The House of the Seven Gables Book Summary - The House of the Seven Gables Book explained in key points

The House of the Seven Gables summary

Nathaniel Hawthorne

Brief summary

The House of the Seven Gables by Nathaniel Hawthorne is a classic novel that delves into the secrets and curses surrounding a New England family and their ancestral home, exploring themes of guilt, redemption, and the power of the past.

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    The House of the Seven Gables
    Summary of key ideas

    Cursed Heritage and Broken Relationships

    In Nathaniel Hawthorne's The House of the Seven Gables, the reader is introduced to the long-standing Pyncheon family curse. The progenitor, Colonel Pyncheon, seized Matthew Maule's land, accusing him of witchcraft which led to Maule's execution. As he died, Maule cursed the Pyncheon family, predicting that they would be haunted by their greedy deeds forever.

    The story then transitions to the present, two centuries later. The house, now old and dilapidated, is occupied by Hepzibah Pyncheon, a retired, impoverished gentlewoman. She’s forced to open a cent-shop, despite her discomfort towards it, due to her complicated relationship with work and her societal prestige.

    Reunion and Rediscovery

    As the story unfolds, her youthful cousin, Phoebe arrives and breathes freshness into the gloomy house with her radiating innocence and charm. Hepzibah's brother, Clifford, newly released from prison retains a childlike wonder, but suffers from a dark past. Reading between the lines, we can see indirect hints of Clifford being falsely accused of the death of their uncle by Jaffrey Pyncheon, their successful and affluent cousin.

    Meanwhile, Holgrave, a daguerreotypist living in the house fosters an unexpressed love for Phoebe. He relates the dark history of the house in one of his taped stories, emphasizing how the inherited familial greed has cursed the Pyncheons from generation to generation. His non-traditional thinking towards progressive and democratic ideas marks a sharp contrast to the Pyncheons.

    Manifested Greed and Unexpected Death

    The plot thickens as Jaffrey visits the house, demanding to see his cousin, Clifford, believing that Clifford holds the secret to a long-lost property deed. When Clifford and Hepzibah deny this, Jaffrey threatens them with the possibility of Clifford returning to prison. This standoff shows the manifestation of the long-standing familial greed that has contaminated the Pyncheon lineage.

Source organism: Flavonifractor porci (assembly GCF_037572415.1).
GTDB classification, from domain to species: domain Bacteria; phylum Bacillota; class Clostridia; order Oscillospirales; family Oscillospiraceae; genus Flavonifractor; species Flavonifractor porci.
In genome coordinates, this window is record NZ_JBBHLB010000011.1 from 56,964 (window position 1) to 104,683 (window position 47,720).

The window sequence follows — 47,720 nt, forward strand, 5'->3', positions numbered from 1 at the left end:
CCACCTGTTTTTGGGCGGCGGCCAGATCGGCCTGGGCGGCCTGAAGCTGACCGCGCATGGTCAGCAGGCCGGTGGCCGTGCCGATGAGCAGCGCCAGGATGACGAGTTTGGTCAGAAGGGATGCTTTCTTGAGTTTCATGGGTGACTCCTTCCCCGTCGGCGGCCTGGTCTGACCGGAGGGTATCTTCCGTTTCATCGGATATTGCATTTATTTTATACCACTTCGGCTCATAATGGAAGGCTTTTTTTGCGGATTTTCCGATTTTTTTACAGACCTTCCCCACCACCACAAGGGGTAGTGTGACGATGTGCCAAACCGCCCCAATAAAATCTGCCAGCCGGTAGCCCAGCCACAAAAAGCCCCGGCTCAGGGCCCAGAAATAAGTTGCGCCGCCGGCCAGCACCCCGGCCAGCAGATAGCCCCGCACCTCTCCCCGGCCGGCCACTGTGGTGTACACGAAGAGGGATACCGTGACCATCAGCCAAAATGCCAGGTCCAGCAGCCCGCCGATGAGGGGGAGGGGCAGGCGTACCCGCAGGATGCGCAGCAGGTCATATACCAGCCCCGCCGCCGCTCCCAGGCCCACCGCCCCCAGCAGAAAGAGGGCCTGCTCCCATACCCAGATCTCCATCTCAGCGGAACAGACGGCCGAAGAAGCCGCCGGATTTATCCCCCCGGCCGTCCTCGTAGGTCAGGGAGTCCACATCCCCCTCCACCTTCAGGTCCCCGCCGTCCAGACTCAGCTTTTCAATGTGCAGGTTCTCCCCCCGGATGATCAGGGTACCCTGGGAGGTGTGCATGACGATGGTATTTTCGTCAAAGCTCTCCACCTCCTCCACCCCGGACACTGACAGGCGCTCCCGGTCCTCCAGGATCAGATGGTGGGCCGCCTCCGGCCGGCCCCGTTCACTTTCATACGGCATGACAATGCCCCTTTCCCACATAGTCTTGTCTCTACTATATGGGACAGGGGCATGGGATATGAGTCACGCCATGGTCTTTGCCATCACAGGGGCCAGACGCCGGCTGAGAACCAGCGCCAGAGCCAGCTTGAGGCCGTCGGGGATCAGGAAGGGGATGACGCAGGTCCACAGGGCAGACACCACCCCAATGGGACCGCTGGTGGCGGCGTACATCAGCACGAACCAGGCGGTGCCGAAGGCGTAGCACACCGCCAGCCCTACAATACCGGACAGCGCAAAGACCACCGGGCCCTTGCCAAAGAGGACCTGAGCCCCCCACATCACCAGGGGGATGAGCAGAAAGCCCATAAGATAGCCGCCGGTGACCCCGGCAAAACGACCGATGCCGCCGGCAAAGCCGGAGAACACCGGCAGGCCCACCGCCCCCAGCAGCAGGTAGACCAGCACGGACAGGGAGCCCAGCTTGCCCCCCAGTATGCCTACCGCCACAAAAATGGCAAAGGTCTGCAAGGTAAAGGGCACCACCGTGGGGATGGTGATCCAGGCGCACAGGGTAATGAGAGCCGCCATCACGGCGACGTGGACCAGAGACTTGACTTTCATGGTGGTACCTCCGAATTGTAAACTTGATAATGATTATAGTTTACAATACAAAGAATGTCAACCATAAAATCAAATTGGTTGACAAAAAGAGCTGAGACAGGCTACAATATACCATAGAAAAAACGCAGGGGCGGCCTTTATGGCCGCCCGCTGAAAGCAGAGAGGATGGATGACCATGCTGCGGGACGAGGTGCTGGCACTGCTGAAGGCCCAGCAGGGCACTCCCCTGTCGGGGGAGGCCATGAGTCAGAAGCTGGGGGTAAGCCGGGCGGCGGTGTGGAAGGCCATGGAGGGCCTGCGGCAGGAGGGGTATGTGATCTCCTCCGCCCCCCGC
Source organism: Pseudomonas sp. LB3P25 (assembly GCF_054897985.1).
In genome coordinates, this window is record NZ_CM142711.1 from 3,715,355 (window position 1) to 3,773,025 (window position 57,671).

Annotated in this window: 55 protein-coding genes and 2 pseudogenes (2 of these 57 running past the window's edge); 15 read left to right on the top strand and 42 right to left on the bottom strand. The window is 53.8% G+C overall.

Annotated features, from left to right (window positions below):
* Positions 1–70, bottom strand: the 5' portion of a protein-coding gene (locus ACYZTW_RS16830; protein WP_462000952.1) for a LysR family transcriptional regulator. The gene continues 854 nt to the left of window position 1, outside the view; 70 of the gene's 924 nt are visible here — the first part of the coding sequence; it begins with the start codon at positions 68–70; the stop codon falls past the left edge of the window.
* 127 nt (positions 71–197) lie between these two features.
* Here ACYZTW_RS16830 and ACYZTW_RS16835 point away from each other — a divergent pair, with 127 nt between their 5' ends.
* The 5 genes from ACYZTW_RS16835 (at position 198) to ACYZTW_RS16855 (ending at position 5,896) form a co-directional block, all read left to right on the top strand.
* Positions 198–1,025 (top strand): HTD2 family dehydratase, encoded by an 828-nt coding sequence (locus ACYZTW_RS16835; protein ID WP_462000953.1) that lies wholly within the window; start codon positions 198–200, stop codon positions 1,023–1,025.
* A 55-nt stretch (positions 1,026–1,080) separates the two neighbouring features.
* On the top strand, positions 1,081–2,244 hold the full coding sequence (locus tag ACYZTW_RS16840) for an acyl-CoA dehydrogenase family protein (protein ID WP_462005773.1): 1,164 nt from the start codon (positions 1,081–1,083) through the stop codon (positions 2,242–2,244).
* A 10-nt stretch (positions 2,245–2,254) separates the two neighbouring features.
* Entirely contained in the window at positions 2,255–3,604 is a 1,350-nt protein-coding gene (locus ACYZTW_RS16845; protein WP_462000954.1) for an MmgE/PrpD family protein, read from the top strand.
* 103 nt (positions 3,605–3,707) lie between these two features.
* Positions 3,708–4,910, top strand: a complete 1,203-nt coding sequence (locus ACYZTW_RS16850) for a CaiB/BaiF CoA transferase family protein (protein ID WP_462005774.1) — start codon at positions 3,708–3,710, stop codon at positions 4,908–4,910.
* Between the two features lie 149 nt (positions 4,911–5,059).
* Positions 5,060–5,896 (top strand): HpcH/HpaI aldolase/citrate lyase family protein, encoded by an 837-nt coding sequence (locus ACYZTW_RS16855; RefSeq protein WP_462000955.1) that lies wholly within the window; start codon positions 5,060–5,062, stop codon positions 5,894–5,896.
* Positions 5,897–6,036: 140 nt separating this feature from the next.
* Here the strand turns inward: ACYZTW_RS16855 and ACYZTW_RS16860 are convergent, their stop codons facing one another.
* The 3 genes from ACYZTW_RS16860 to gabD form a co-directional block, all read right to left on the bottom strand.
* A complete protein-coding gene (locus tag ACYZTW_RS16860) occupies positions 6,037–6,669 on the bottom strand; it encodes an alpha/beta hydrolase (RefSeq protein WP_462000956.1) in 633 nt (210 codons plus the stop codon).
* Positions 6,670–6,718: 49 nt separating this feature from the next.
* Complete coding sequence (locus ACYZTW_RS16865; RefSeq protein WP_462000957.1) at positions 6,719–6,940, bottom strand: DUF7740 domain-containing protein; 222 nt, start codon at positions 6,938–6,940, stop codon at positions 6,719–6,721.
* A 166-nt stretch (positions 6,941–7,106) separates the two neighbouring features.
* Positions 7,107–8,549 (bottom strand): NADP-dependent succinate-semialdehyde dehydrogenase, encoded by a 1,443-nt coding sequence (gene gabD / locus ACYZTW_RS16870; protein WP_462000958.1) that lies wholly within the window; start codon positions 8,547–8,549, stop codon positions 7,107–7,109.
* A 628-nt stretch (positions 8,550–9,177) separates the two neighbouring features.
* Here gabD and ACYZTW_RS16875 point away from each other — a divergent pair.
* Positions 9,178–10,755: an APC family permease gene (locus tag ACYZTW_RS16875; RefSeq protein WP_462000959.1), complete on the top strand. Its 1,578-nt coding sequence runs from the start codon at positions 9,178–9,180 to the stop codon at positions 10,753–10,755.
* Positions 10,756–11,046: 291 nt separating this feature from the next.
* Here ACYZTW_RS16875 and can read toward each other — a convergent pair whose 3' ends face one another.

When Phoebe and Holgrave return from their afternoon outing, they discover that the ever formidable Jaffrey has mysteriously died. Holgrave surmises that Maule's curse has finally taken effect, fueling an atmosphere of gloom hovering over the house.

    The End of Curse and New Beginning

    In the climax of Hawthorne's The House of the Seven Gables, Holgrave confesses his well-kept secret - he's a descendant of Matthew Maule. Yet, instead of avenging his ancestor, he's in love with Phoebe and wishes to bring an end to the never-ending feud. Clifford, Hepzibah, and Phoebe relocate to the countryside, while Holgrave and Phoebe plan to marry, showing hope for a curse-free generation.

    This death, rather than adding to the gloom, frees the remaining Pyncheons from the curse of their ancestor. We witness Hepzibah and Clifford rekindling their joy for life, and the once-morbid house awakening to a new beginning, proving that love can overcome inherited hatred and rivalry.

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    What is The House of the Seven Gables about?

    The House of the Seven Gables is a classic novel by Nathaniel Hawthorne. It tells the story of the Pyncheon family and their ancestral home, which is haunted by a curse. The book is a careful examination of the persistence of the past and the power of guilt and greed. Hawthorne explores themes of family, love, and redemption in this haunting tale.

    Who should read The House of the Seven Gables?

    • Fans of classic literature
    • Readers interested in exploring themes of guilt and redemption
    • Individuals who enjoy historical fiction set in New England

    About the Author

    Nathaniel Hawthorne was an American author known for his novels and short stories. He was born in 1804 in Salem, Massachusetts, and began his writing career as a journalist. Hawthorne's most famous work, "The Scarlet Letter," explores themes of guilt and redemption in 17th-century Puritan society. He also wrote "The House of the Seven Gables" and "The Blithedale Romance," among other novels. Hawthorne's writing style is characterized by its dark themes, psychological complexity, and exploration of moral dilemmas.

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